Consultation obligations crucial for employers considering mandating COVID-19 vaccinationJan 2022 | Insurance
In response to the COVID-19 pandemic, many employers have implemented a COVID-19 vaccine mandate for employees or are contemplating doing so. Consequently, vaccine mandates have been the subject of various legal challenges, including in the recent decision of CFMMEU & Matthew Howard v Mt Arthur Coal Pty Ltd T/A Mt Arthur Coal.1 Although the Fair Work Commission (FWC) found in this case that BHP’s vaccination mandate was not a lawful and reasonable direction, the case turned on the consultation processes, or lack thereof, in which employees were engaged prior to the issuing of the direction. This decision demonstrates that prior consultation with employees is crucial for employers intending to mandate COVID-19 vaccination, and leaves the door open for lawful and reasonable vaccine mandates to be issued and upheld.
Mt Arthur is an open cut coal mine in New South Wales (Mine), managed by Mt Arthur Coal Pty Ltd (respondent) and part of the BHP group of companies.
The respondent employs those who work at the Mine and controls permissions to enter the Mine, including conditions of entry. The Mt Arthur Coal Enterprise Agreement 2019 (Agreement) applies to the respondent’s approximately 724 production and engineering employees (employees), the majority of whom are represented by the Construction, Forestry, Maritime, Mining and Energy Union (CFMMEU).
The Bayswater Lodge, of which Mr Matthew John Howard is secretary, is a group of CFMMEU members who are employed by the respondent.
On 7 October 2021, the respondent announced that all Mine workers must be vaccinated against COVID-19 as a condition of site entry (Site Access Requirement). Specifically, employees were required to receive at least one COVID-19 vaccine dose by 10 November 2021, be fully vaccinated by 31 January 2022, and provide the respondent with evidence of compliance by the relevant date/s in order to be permitted access to the Mine.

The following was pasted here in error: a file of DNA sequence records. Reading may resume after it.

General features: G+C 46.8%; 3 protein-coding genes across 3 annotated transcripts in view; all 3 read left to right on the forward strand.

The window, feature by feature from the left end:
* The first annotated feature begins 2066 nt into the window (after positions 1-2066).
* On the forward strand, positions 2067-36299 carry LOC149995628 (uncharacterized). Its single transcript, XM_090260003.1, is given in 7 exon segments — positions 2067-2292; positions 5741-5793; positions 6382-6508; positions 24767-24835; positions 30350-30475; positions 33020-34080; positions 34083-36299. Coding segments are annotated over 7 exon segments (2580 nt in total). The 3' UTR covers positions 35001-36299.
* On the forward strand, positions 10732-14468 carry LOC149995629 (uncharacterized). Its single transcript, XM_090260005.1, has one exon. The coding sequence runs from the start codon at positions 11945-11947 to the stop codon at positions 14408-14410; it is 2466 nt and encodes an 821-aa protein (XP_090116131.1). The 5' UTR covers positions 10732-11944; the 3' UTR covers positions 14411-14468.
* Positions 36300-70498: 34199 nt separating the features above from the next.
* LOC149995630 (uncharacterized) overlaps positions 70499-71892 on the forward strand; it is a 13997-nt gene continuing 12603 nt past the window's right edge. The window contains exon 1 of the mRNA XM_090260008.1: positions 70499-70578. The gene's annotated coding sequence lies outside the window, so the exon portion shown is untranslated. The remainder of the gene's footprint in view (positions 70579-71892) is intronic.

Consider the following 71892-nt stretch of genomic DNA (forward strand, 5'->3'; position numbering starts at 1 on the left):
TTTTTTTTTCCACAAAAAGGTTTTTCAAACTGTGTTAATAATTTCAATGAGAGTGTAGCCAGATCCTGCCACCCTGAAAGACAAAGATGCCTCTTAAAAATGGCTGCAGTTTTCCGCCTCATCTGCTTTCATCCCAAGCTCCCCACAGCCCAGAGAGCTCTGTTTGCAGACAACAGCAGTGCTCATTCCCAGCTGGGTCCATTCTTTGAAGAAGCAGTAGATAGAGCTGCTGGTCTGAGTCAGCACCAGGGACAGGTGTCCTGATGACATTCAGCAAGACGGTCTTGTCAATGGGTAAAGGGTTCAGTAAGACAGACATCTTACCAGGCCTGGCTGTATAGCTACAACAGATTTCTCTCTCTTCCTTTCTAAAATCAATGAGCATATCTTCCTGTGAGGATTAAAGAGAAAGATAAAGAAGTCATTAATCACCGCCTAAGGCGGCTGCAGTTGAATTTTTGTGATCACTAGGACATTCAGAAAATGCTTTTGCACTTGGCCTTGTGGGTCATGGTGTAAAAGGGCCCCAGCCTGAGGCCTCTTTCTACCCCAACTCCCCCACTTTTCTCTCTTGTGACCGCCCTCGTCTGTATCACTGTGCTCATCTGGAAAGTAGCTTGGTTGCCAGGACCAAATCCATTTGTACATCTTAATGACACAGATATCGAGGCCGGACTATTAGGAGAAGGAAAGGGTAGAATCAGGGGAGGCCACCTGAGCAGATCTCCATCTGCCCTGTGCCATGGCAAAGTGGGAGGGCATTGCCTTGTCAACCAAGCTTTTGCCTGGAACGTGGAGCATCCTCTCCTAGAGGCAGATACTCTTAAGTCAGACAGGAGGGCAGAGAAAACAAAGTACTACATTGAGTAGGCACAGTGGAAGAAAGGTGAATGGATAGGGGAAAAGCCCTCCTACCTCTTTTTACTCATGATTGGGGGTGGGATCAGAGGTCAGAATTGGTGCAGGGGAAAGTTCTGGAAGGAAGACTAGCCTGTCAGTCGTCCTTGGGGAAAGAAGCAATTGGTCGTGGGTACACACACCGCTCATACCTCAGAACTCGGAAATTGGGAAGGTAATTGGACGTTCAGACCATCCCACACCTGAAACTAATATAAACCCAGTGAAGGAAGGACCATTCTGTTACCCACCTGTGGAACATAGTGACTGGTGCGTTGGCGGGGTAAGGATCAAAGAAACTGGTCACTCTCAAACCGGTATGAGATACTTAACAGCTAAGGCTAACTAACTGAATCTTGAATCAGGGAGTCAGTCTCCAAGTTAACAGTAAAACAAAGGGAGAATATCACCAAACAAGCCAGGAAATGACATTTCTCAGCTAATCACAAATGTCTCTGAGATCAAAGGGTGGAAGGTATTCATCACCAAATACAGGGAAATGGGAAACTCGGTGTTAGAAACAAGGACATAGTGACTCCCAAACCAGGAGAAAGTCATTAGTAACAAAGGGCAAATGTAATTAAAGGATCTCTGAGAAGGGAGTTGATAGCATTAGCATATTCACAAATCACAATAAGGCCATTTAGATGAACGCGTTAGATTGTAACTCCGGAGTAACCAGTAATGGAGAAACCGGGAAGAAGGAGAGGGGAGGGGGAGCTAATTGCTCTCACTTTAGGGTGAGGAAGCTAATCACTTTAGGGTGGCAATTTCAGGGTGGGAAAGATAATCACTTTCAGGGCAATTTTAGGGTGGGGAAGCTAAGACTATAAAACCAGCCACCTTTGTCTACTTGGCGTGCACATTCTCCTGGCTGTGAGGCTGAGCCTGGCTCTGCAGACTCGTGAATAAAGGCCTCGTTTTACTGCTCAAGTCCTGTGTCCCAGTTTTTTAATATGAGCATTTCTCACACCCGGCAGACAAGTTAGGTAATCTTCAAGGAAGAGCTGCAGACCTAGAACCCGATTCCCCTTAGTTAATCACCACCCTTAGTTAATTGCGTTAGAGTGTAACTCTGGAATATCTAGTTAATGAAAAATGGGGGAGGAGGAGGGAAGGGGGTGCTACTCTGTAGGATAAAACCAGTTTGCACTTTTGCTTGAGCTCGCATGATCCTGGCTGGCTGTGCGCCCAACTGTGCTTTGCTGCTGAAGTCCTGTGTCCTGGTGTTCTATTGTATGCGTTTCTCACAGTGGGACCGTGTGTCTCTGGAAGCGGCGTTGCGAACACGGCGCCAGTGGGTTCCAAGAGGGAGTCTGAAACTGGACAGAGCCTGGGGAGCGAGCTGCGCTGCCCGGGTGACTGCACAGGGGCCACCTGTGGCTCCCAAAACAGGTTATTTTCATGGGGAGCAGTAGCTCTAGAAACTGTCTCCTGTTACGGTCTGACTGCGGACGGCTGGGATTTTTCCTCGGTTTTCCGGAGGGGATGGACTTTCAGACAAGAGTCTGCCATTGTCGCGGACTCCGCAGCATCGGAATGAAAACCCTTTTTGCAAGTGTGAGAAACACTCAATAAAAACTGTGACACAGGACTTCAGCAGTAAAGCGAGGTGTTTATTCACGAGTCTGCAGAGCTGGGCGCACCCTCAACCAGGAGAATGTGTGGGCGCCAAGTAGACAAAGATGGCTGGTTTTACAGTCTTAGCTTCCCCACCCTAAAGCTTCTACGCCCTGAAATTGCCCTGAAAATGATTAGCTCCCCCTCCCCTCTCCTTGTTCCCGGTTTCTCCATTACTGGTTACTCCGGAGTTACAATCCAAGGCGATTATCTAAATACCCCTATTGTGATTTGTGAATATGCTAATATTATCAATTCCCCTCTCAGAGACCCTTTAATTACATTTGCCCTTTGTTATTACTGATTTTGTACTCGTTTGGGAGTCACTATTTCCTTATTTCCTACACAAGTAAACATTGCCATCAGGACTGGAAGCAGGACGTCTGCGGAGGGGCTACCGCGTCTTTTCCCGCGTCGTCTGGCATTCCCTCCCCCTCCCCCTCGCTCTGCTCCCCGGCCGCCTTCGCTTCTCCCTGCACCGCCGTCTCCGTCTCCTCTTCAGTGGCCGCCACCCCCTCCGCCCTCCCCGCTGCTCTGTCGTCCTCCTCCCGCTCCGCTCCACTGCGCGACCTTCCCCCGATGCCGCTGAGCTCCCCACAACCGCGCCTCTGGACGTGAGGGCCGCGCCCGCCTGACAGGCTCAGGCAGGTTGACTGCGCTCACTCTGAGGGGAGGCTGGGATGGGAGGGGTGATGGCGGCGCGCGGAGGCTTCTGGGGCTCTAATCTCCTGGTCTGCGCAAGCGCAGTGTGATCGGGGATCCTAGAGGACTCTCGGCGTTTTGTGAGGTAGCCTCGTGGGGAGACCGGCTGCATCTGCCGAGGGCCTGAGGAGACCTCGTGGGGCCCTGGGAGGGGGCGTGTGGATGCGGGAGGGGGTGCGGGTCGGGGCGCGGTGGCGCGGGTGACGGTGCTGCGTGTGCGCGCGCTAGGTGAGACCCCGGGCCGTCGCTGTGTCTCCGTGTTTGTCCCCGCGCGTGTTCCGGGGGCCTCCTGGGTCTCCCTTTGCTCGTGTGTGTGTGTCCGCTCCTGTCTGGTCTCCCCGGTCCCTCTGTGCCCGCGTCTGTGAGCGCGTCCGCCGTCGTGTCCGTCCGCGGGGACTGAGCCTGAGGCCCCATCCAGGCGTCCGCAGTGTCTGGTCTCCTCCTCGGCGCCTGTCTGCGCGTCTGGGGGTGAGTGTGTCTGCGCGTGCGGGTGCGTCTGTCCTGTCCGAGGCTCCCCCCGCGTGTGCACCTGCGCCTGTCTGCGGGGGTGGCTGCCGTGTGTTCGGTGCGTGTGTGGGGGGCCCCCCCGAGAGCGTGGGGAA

Pursuant to s 739 of the Fair Work Act 2009 (Cth) (Act) and noting the Agreement’s dispute resolution procedure, the CFMMEU and Mr Howard (applicants) made an application to the FWC seeking a determination as to whether the Site Access Requirement was a ‘lawful and reasonable direction’.
The FWC affirmed that all contracts for employment contain an implied term that employees must follow lawful and reasonable directions of their employer, unless a contrary intention is evident. Accordingly, the key issue for the FWC was the lawfulness and reasonableness of the Site Access Requirement.
The applicants and intervening parties broadly argued that the direction was not lawful and reasonable because:
- consultation requirements under the Work Health and Safety Act 2011 (NSW) (WHS Act) were not complied with;
- consultation obligations under the Agreement were not complied with;
- obligations under the Privacy Act 1988 (Cth) (Privacy Act) were not complied with; and
- the direction impairs the employees’ right to bodily integrity.
Conversely, the respondent contended that it has a duty under the WHS Act and at common law to ensure the health and safety of employees and other persons, insofar as it is reasonably practicable. They submitted that a direction that intends to achieve this purpose is lawful and reasonable.
The FWC accepted that the object and purpose of the Site Access Requirement was to protect health and safety, and that the direction was lawful because it fell within the scope of employment and vaccination is not illegal or unlawful.
In relation to the reasonableness of the direction, the FWC held that this is a question of fact having regard to all circumstances, including any instrument/s governing the employment relationship.
The Court had regard to consultation obligations imposed by ss 47-49 of the WHS Act, which were enlivened by the introduction of the Site Access Requirement. These obligations require employers to consult with workers directly affected by matters relating to health and safety (s 47(1)), prior to the implementation of any relevant decision/s.
The WHS Act also requires that consultation be undertaken in accordance with any agreed procedures for consultation (s 47(2)). Clause 30 of the Agreement provides an obligation to consult if the employer makes a ‘definite decision’ to introduce a ‘major change’ that will likely significantly affect employees. The FWC found that the vaccine mandate enlivened this clause, as it creates a new condition of Mine entry and exposes unvaccinated workers to significant effects, including potential disciplinary action and/or dismissal.